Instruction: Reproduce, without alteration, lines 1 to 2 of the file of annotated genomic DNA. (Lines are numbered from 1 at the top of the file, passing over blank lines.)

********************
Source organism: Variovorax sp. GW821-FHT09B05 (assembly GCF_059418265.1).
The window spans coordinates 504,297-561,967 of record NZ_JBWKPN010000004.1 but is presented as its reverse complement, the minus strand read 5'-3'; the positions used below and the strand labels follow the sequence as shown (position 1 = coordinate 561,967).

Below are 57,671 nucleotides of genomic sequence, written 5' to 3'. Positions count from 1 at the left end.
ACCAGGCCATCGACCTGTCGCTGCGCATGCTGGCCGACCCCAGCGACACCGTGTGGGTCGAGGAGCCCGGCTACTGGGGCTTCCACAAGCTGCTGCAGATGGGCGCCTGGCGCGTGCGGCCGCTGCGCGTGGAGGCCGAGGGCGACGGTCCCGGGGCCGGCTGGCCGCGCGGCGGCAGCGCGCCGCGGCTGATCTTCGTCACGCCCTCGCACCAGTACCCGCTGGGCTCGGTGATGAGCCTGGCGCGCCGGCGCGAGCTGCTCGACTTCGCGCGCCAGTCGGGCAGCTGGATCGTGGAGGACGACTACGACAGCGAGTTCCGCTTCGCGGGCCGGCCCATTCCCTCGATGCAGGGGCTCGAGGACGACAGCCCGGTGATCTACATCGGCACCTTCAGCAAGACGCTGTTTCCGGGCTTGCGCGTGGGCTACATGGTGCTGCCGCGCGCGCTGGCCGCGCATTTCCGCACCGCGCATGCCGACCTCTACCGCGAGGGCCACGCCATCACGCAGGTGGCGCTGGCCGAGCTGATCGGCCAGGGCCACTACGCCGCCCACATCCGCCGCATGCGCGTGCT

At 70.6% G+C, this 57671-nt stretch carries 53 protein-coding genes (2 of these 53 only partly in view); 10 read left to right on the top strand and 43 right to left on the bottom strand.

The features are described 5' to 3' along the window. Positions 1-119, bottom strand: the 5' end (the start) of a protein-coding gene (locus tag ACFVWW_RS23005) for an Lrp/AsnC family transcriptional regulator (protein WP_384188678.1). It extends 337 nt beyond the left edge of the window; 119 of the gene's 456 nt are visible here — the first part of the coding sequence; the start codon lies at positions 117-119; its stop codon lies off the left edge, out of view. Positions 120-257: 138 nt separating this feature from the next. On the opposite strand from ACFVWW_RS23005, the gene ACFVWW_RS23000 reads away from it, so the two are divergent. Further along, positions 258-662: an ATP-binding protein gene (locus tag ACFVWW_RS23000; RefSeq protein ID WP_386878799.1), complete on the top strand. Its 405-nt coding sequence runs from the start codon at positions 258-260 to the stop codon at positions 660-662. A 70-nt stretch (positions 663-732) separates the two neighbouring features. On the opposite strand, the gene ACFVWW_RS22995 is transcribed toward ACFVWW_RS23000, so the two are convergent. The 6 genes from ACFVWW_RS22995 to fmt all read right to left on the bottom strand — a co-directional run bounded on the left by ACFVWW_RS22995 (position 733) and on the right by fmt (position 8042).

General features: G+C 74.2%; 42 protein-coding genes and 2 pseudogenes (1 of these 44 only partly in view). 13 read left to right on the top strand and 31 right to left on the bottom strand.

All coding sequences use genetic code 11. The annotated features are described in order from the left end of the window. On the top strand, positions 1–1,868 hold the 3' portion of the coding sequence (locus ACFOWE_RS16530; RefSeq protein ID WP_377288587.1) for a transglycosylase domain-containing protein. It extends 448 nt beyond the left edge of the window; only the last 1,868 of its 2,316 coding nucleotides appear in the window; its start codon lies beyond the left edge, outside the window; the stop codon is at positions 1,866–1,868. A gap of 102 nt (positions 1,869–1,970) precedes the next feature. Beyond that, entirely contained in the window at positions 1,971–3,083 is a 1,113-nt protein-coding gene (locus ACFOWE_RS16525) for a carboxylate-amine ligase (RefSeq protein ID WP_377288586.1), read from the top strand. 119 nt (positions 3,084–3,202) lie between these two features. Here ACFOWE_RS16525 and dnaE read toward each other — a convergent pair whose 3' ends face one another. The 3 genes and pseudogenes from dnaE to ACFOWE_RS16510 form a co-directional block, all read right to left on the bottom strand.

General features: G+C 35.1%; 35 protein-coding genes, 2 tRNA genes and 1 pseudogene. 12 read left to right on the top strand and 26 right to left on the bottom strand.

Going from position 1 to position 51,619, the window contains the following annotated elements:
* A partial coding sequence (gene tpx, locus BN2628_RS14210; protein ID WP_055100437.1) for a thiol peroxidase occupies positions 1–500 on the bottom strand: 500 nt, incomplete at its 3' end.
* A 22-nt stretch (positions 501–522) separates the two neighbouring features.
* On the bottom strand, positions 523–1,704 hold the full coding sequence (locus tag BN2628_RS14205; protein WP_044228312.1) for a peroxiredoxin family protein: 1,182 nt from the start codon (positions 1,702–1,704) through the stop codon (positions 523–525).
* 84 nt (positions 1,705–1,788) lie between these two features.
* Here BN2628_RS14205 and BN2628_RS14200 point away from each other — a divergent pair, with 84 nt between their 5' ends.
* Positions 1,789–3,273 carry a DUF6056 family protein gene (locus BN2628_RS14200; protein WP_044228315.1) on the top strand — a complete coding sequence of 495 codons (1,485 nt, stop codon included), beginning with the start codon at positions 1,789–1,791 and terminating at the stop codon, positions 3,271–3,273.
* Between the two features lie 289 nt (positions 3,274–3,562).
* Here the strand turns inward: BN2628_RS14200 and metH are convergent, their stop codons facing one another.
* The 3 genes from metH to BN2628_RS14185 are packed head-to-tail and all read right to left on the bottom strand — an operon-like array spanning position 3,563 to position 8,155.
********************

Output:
Source organism: Variovorax sp. GW821-FHT09B05 (assembly GCF_059418265.1).
The window spans coordinates 504,297-561,967 of record NZ_JBWKPN010000004.1 but is presented as its reverse complement, the minus strand read 5'-3'; the positions used below and the strand labels follow the sequence as shown (position 1 = coordinate 561,967).